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Liz Jones has worked as an editor in the publishing industry since 1998, and has been freelance since 2008. She tries to find meaning in the little things – but honestly, all that waffling on about clingfilm, and she doesn’t even make the sandwiches …

A writer’s perspective on editing

lightbulb-png-824I haven’t blogged so much in the past few months. I’m quite relaxed about that – I don’t hold myself to a strict schedule, and prefer to put up a post when I have something particular to say. However, recently it fell by the wayside for another reason – I was finishing the first draft of my second novel, and that took all my spare time. (The first novel, written earlier this year, I am choosing to think of as a warm-up, unless anyone out there is actively looking for a tale of a drug-fuelled-yoga-weekend-cum-eco-apocalypse narrated by a middle-aged divorcée who thinks she’s Holden Caulfield. No?)

I’ve learned a lot of useful stuff from pursuing my own writing alongside regular editing work (no, I can’t yet afford to give up the day job). Much of what I have found out I hope to use to inform future creative writing endeavours. But some of my lightbulb moments will also feed back into my practice as an editor.

Here are five things I’ve learned:

  • WRITER LIGHTBULB: In a long manuscript, repetition is probably inevitable. This can happen at a macro level (themes and scenes that recur), and at a micro level (words and phrases that are overused, or unusual similes that are considerably less arresting on their third outing). As an editor I often encounter writerly tics in otherwise very clean, well-written manuscripts – certain constructions that just keep popping up. And in the past these would always puzzle me. ‘Can’t they see what they’re doing there?’ I would mutter under my breath. Well, the answer is, probably not. EDITOR LESSON: Repetition happens, no matter how careful the writer. Enjoy the frisson of doing your job, fix it … and get over it. 
  • WRITER LIGHTBULB: Continuity errors are completely normal. For example, I am amazed by the fact that even though the beginning parts of my novel only burst into existence back in the summer, there are stonking great passages that I have entirely forgotten writing. To me, this emphasises the near-certainty that there will be continuity errors in a manuscript of any kind above a certain length. I have quite a high capacity for retention of written information, as editors do, but even I simply can’t hold a whole novel in my head, even though it all came out of my head. There are just too many words, and I’m human. EDITOR LESSON: Be sympathetic to the differences between writing and editing. Writing fiction really can be a bit like being in a trance, but good editing is quite the opposite. It’s not possible to do both at the same time, and it’s important to get the best out of multiple passes.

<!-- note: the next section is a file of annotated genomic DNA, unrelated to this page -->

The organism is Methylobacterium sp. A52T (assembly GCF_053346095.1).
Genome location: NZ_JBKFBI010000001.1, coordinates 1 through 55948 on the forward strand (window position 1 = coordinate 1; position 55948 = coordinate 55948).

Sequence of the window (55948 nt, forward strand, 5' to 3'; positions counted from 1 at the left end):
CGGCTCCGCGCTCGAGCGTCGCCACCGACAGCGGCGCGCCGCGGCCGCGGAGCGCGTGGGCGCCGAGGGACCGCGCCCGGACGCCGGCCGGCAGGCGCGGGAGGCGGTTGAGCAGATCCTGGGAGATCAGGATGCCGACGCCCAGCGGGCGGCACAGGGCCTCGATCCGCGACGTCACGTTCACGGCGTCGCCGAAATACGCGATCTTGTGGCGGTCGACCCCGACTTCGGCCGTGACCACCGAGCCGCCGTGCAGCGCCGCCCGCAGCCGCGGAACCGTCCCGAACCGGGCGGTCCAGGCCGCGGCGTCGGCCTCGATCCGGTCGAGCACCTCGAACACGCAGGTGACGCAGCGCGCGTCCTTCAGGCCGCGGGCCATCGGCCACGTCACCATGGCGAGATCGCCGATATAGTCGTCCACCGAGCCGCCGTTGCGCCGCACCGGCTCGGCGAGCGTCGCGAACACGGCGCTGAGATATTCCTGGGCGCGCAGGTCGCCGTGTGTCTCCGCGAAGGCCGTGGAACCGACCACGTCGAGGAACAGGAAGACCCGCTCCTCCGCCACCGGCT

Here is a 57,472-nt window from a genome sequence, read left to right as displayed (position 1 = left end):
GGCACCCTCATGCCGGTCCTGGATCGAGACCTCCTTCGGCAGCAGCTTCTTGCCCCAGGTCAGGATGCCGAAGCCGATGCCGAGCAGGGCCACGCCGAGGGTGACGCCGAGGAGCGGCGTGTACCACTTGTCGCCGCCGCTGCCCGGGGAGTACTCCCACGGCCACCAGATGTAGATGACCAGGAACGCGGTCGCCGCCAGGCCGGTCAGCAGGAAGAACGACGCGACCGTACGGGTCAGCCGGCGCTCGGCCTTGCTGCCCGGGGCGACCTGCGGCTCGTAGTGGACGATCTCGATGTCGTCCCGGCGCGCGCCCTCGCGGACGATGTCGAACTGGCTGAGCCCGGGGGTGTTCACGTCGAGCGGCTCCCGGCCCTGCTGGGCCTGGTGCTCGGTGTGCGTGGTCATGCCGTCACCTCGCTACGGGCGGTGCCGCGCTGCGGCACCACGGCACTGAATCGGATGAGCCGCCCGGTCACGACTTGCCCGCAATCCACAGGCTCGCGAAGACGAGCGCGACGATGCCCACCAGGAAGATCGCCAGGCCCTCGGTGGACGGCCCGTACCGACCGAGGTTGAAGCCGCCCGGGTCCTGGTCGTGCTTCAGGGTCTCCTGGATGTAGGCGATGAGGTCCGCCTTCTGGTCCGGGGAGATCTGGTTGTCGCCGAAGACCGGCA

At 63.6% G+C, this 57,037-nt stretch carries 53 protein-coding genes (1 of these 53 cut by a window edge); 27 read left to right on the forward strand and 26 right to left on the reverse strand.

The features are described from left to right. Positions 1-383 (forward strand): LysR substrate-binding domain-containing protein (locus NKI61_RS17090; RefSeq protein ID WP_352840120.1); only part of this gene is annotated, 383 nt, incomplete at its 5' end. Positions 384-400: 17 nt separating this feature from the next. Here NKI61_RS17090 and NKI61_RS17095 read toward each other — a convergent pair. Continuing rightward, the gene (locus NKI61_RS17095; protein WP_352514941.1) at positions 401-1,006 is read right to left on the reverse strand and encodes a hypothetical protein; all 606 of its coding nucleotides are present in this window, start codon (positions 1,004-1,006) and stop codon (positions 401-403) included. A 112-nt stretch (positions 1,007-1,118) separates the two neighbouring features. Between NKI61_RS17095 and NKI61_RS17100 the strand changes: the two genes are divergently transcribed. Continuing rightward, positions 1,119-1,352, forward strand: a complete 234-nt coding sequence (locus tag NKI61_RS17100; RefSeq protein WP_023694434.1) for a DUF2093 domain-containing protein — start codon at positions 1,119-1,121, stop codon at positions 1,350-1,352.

• WRITER LIGHTBULB: Distance from the work is essential. Never before have I felt so convinced of the need for psychological distance from a piece of work in order to edit it – either through time, or by being completely dissociated from the creation of the work, or preferably both. Case in point: right now I can hardly bear to look at the thing. It makes me feel positively queasy. And I’m not ready to show it to anyone else just yet either. EDITOR LESSON: If ever I need to sell my services to someone new, an important point is the complete objectivity I provide. People used to hiring editors know this already; those yet to be convinced might not.
  • WRITER LIGHTBULB: It’s hard to let go. Having said I can’t stand to look at it, it’s also my baby. In the past, in common with most editors, it’s just possible I might have been guilty of moaning about certain very difficult authors, or even being less than sympathetic about their reluctance to make changes. Well, those days are officially gone, I swear. Finally, I totally get it. If I ever get to the point of submitting my baby to the tender ministrations of a copy-editor, I just know I am going to morph into that nightmare author myself (though I’ll try my best to be nice; editors are people too). EDITOR LESSON: Always, always, be sensitive in dealings with authors. I know it’s hard to believe, but they’ve usually put a lot more into their work than we have, in terms of hours and soul.
  • WRITER LIGHTBULB: Coffee helps massively. But not just coffee; for me it’s part of a larger routine, which has helped me sit down and do it, day after day. Just like being a freelance editor, you have to show up and put in the time, whether you feel like it or not, if it’s got any hope of being viable. EDITOR LESSON: Mmm, coffee. Did someone say coffee? Are you making?

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Liz Jones has worked as an editor in the publishing industry since 1998, and has been freelance since 2008. When she grows up she also wants to be an author.